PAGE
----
Presentations | Performances | Posters: The Scholars Symposium showcases the academic and artistic achievements of Baker students.
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Special Topics Course Description | Spring 2014
B I295 A Special Topics: Human Genetics
Erin Morris | 3 credit hours
This genetics course is designed to engage nonbiology majors with the science of genetics, as well as the role of genetics in medicine, society, ethics and evolution. Students will be asked to participate in discussion, take exams, write reflection papers, analyze population genetics data and find sources about how genetic information is understood, distributed and used in society today.
CH 495 A Special Topics: Materials: Structure, Properties, Function
Cynthia Woodbridge | 3 credit hours | Prerequisite: CH 138 or PC 226 or BI 152
This is a one-semester introduction to materials. The theme of the course is structure-property-function. In other words, how does the structure of the material (metal, alloys, ceramics, polymers) control its properties and what properties are necessary / desirable in order for a material to have a particular function? Students who take this course will be able to describe the basic structure of crystalline, ceramic, and polymeric material; explain the difference between science and engineering; be able to select materials for a specific engineering application; be able to describe and discuss the life cycle of the material including recycling and societal concerns.
CS 495 A Special Topics: Artificial Intelligence
Robert Schukei | 3 credit hours | Prerequisite: CS 185 Data Structures and Algorithms
This course will provide a survey of some of the major subfields of artificial intelligence and a history of how some of these fields came to be about. It will also provide programming experience, tools, and current research in some of these fields.
EX 295-2 A Special Topics: Public Health Aspects
Erin Holt | 2 credit hours | Prerequisite: EX 181 Introduction to Human Performance
Students will be introduced to the multidisciplinary strategies and methods used for measuring, assessing, and promoting public health. Furthermore, students will examine current technical issues and practical obstacles facing public health practitioners and policymakers alike. Current best practices in the field and the social and ethical challenges of devising public policy will be discussed.
FR 495 A Special Topics: Le Monde Francophone
Erin Joyce | 3 credit hours | Prerequisite: FR 204 or instructor approval
This course will serve to enhance your knowledge of the culture, history, literature, and language of the francophone world. Through the lens of learning about the French-speaking world, you will continue to hone your language skills as an advanced learner of French. We will explore places throughout the world where French is spoken, including North and South America, Europe, Africa, and Asia.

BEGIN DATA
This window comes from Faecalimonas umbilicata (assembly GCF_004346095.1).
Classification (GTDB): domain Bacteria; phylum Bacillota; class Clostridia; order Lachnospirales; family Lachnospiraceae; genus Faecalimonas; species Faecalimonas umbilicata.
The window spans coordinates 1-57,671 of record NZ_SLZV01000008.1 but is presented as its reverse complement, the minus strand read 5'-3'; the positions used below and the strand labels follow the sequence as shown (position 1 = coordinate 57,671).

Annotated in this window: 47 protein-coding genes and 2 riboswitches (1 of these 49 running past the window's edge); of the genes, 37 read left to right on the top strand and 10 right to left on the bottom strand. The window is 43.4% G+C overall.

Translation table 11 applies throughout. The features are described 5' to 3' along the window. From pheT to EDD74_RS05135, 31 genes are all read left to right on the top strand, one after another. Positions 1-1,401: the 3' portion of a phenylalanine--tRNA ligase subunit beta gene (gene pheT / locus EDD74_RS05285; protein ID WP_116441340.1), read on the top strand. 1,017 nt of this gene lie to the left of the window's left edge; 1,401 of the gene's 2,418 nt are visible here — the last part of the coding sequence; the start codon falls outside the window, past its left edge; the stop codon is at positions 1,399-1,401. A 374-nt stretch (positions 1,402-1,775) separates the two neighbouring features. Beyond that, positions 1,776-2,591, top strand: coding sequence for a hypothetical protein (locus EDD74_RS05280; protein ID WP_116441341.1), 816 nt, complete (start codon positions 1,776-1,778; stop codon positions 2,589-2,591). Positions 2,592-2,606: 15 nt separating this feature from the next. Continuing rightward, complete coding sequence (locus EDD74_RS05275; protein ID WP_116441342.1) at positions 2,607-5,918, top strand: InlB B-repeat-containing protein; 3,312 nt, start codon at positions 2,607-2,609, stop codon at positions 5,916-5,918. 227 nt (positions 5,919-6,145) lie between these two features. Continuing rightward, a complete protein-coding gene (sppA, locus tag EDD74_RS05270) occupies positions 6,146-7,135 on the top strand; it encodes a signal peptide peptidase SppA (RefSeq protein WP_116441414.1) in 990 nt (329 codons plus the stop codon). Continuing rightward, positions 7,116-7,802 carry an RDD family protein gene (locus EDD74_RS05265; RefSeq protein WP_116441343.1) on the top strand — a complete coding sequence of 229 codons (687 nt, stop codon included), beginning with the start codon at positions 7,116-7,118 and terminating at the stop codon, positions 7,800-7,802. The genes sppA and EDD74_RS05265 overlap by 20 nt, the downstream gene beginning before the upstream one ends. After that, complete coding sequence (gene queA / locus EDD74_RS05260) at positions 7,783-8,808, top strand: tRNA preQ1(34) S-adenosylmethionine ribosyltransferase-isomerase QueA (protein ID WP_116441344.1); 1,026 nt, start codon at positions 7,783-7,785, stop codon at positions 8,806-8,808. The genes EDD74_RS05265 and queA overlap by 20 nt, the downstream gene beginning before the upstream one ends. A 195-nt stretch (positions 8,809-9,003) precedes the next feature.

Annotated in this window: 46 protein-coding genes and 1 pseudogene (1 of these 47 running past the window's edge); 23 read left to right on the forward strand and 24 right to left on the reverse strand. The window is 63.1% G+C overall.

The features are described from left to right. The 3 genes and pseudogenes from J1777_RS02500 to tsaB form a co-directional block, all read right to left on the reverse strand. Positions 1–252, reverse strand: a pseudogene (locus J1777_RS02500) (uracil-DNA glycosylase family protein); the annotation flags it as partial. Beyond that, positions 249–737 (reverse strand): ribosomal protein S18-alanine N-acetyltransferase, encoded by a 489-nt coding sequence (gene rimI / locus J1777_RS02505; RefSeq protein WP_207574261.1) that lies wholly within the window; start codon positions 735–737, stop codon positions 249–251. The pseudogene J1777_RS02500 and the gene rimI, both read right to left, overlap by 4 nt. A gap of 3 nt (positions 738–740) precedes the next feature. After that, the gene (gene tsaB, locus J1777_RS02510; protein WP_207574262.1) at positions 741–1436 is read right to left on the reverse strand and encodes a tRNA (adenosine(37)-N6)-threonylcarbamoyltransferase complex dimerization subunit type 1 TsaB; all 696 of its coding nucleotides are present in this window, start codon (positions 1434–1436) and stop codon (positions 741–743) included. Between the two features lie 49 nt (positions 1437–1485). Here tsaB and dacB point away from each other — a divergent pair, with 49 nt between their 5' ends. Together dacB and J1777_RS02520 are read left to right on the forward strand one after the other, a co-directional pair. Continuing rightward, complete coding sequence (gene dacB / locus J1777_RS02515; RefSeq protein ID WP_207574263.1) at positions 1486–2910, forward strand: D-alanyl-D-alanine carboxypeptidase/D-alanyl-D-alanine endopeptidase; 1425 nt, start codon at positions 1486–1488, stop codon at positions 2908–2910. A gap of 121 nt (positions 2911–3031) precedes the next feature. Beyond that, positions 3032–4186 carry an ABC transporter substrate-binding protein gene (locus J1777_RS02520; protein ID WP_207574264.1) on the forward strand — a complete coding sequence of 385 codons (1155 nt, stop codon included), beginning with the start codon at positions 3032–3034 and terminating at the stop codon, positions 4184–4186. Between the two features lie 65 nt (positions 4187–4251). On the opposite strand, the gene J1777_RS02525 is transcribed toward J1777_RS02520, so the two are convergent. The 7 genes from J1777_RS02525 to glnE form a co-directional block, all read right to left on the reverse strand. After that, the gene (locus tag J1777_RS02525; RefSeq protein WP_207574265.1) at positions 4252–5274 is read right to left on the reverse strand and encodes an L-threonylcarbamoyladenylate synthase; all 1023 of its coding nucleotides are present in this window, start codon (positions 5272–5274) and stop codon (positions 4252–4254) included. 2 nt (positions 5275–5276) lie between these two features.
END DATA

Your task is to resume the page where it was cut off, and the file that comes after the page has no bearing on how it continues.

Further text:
PY 495 A Special Topics: Intergroup Relations
Sara Crump | 3 credit hours | Prerequisite: PY 111
Stereotypes, prejudice, and discrimination are all around us and have affected us all in one way or another. I hope in this class to take what we learn in the readings and apply it to our everyday lives. Throughout the class you'll also have firsthand exposure to psychological research that examines such issues as the origins of stereotyping and prejudice, gender and racial stereotypes, implicit versus explicit stereotyping and prejudice, self-fulfilling prophesies, in-group favoritism and out-group bias, stigma, affirmative action, and changing stereotypes and prejudice.
SO 495 A Special Topics: Social Control
Tim Buzzell | 3 credit hours | Prerequisite: 6 hours in sociology
Sociology is concerned generally with social interaction, the relationship between individuals and social structures, and the emergence of social structures. Deviant behavior presents an interesting arena of study to sociologists in a number of ways. First, we seek to understand the emergence of what is deviant as a result of social interaction. Why do people react to some forms of behavior? What is the intensity of reactions and who reacts? Second, how are norm violations constructed through cultural processes? While values and beliefs clearly play a role, more recent research begins to change the focus – we zero in on more subtle, hidden processes of social interaction around norm violations. Third, we are interested in understanding how these characteristics of social control are socially organized. Can we identify forms of a punitive state, bureaucratic control, societal surveillance, and other less obvious structures? By using the tools of sociological inquiry to explore these dimensions of social control, we inherently reveal the nature of what we know as "the social."
NOTE: This course will, by its very nature, discuss topics that for some individuals may be repulsive, controversial, or elicit disgust. Students are forewarned that we might look at areas of social life that would cause some people to "look away." As sociologists, we prefer not to look away, but rather, explore these social realities with objectivity, using scientific frameworks. I expect students taking this course to treat all subjects discussed with objectivity, fairness, and with an intellectualism grounded in critical inquiry. Your continued enrollment in this course means that you have accepted responsibility for helping to maintain this academic tone. Moreover, your choice of this elective is construed as proof of your willingness and ability to study what are the more controversial characteristics of society and culture.